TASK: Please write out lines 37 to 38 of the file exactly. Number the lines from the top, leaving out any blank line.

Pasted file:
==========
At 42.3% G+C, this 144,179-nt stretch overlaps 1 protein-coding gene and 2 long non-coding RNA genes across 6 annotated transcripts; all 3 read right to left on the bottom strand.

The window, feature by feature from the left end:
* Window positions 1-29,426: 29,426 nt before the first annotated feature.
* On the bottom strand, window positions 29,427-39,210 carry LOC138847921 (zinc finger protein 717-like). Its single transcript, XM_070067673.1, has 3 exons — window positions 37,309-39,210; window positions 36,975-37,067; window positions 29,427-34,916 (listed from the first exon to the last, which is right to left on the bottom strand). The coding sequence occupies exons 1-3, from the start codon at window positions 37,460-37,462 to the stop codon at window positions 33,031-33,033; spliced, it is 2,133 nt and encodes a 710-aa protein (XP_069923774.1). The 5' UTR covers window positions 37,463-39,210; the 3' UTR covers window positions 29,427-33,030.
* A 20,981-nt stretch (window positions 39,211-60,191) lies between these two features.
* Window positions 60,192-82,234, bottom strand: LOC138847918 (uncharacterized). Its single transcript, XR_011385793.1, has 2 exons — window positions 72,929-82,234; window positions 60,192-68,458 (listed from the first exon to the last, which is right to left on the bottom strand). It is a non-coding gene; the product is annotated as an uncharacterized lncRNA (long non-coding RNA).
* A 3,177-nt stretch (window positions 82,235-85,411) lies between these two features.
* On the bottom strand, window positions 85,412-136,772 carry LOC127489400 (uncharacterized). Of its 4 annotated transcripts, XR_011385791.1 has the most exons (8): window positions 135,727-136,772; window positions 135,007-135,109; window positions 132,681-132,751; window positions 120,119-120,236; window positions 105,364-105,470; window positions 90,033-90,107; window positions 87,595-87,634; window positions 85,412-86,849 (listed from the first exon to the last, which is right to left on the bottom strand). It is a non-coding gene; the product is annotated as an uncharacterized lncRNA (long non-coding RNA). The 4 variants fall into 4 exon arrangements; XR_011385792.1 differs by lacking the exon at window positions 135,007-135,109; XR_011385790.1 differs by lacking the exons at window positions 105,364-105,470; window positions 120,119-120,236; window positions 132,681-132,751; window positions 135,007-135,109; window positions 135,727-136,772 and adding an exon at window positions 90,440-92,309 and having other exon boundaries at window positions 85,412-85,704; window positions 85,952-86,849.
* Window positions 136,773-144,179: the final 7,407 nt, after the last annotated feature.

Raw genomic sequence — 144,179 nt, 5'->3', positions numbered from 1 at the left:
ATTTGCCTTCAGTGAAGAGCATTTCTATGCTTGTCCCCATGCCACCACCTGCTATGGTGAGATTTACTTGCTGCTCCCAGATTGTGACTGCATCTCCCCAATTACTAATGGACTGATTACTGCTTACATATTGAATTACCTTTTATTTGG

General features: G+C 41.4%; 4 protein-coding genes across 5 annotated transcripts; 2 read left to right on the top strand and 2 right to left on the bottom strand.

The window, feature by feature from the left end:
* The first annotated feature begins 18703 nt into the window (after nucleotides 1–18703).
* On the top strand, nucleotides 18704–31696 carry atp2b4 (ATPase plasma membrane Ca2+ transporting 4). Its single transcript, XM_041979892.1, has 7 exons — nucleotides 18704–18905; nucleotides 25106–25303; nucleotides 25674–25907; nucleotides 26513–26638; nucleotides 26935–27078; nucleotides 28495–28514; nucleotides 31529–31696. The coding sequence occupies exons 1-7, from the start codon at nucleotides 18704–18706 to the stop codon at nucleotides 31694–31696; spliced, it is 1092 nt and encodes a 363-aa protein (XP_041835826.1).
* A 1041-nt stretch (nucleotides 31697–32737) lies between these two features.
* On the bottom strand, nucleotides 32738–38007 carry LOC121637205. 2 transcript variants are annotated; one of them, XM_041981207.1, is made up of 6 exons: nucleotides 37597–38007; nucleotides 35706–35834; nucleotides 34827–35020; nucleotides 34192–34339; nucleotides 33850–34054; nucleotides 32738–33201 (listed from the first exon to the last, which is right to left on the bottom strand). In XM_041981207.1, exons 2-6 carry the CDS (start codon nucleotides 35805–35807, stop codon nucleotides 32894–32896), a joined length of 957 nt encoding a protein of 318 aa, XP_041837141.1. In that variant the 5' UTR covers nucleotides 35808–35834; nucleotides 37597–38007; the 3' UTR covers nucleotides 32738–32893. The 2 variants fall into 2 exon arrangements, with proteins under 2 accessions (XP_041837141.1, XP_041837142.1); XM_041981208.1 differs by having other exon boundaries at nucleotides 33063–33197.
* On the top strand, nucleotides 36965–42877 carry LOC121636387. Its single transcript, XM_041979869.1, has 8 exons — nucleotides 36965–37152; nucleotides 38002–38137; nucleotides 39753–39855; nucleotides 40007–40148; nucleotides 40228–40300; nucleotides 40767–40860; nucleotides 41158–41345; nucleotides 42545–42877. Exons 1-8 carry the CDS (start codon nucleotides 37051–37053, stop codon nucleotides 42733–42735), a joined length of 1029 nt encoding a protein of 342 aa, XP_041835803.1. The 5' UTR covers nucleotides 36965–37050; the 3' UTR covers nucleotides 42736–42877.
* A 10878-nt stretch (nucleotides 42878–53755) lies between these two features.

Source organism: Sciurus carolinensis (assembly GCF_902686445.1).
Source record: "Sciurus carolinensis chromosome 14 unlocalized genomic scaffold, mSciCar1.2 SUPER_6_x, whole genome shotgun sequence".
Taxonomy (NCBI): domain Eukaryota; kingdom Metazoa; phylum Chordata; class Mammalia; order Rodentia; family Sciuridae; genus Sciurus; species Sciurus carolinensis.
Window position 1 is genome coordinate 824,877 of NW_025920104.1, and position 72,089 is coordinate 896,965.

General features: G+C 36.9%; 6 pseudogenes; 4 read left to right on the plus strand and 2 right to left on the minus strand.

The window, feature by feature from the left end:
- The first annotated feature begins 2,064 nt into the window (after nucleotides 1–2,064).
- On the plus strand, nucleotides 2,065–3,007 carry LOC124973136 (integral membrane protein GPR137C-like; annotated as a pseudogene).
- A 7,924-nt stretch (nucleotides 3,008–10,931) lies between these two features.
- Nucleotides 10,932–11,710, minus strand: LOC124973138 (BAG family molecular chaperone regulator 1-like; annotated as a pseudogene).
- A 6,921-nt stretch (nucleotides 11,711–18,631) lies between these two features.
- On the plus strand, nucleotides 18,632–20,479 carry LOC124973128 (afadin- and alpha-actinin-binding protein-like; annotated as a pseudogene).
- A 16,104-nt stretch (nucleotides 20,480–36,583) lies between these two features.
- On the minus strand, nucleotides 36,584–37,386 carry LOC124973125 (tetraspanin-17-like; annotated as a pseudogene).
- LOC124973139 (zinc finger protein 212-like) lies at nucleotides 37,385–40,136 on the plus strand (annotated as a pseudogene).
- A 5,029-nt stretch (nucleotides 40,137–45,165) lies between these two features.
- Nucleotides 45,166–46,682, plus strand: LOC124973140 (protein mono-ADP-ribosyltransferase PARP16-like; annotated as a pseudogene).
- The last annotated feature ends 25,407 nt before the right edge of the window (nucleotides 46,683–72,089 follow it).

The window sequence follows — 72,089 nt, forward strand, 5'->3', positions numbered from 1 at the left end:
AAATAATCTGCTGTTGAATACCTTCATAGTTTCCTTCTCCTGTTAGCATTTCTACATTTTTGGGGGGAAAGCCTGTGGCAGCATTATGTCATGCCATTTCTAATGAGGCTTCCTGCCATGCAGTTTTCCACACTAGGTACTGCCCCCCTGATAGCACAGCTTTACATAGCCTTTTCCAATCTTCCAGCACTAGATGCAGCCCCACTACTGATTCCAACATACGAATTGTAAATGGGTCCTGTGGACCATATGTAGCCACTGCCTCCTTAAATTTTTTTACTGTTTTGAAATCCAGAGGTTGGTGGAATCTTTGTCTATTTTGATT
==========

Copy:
- The last annotated feature ends 25,407 nt before the right edge of the window (nucleotides 46,683–72,089 follow it).

The window sequence follows — 72,089 nt, forward strand, 5'->3', positions numbered from 1 at the left end: